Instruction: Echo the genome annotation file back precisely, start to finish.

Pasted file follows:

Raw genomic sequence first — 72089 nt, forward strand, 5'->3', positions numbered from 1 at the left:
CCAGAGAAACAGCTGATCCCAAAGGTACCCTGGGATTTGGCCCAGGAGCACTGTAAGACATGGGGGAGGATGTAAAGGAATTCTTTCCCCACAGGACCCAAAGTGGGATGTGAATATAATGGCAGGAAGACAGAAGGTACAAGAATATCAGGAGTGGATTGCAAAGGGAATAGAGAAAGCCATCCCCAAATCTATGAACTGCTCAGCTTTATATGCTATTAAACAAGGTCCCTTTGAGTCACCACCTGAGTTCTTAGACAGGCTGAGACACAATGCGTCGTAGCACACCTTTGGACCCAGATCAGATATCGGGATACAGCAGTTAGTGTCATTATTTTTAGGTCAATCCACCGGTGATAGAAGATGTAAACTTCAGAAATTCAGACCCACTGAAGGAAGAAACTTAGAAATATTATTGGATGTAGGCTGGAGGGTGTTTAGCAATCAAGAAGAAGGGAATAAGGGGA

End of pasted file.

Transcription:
Raw genomic sequence first — 72089 nt, forward strand, 5'->3', positions numbered from 1 at the left:
CCAGAGAAACAGCTGATCCCAAAGGTACCCTGGGATTTGGCCCAGGAGCACTGTAAGACATGGGGGAGGATGTAAAGGAATTCTTTCCCCACAGGACCCAAAGTGGGATGTGAATATAATGGCAGGAAGACAGAAGGTACAAGAATATCAGGAGTGGATTGCAAAGGGAATAGAGAAAGCCATCCCCAAATCTATGAACTGCTCAGCTTTATATGCTATTAAACAAGGTCCCTTTGAGTCACCACCTGAGTTCTTAGACAGGCTGAGACACAATGCGTCGTAGCACACCTTTGGACCCAGATCAGATATCGGGATACAGCAGTTAGTGTCATTATTTTTAGGTCAATCCACCGGTGATAGAAGATGTAAACTTCAGAAATTCAGACCCACTGAAGGAAGAAACTTAGAAATATTATTGGATGTAGGCTGGAGGGTGTTTAGCAATCAAGAAGAAGGGAATAAGGGGA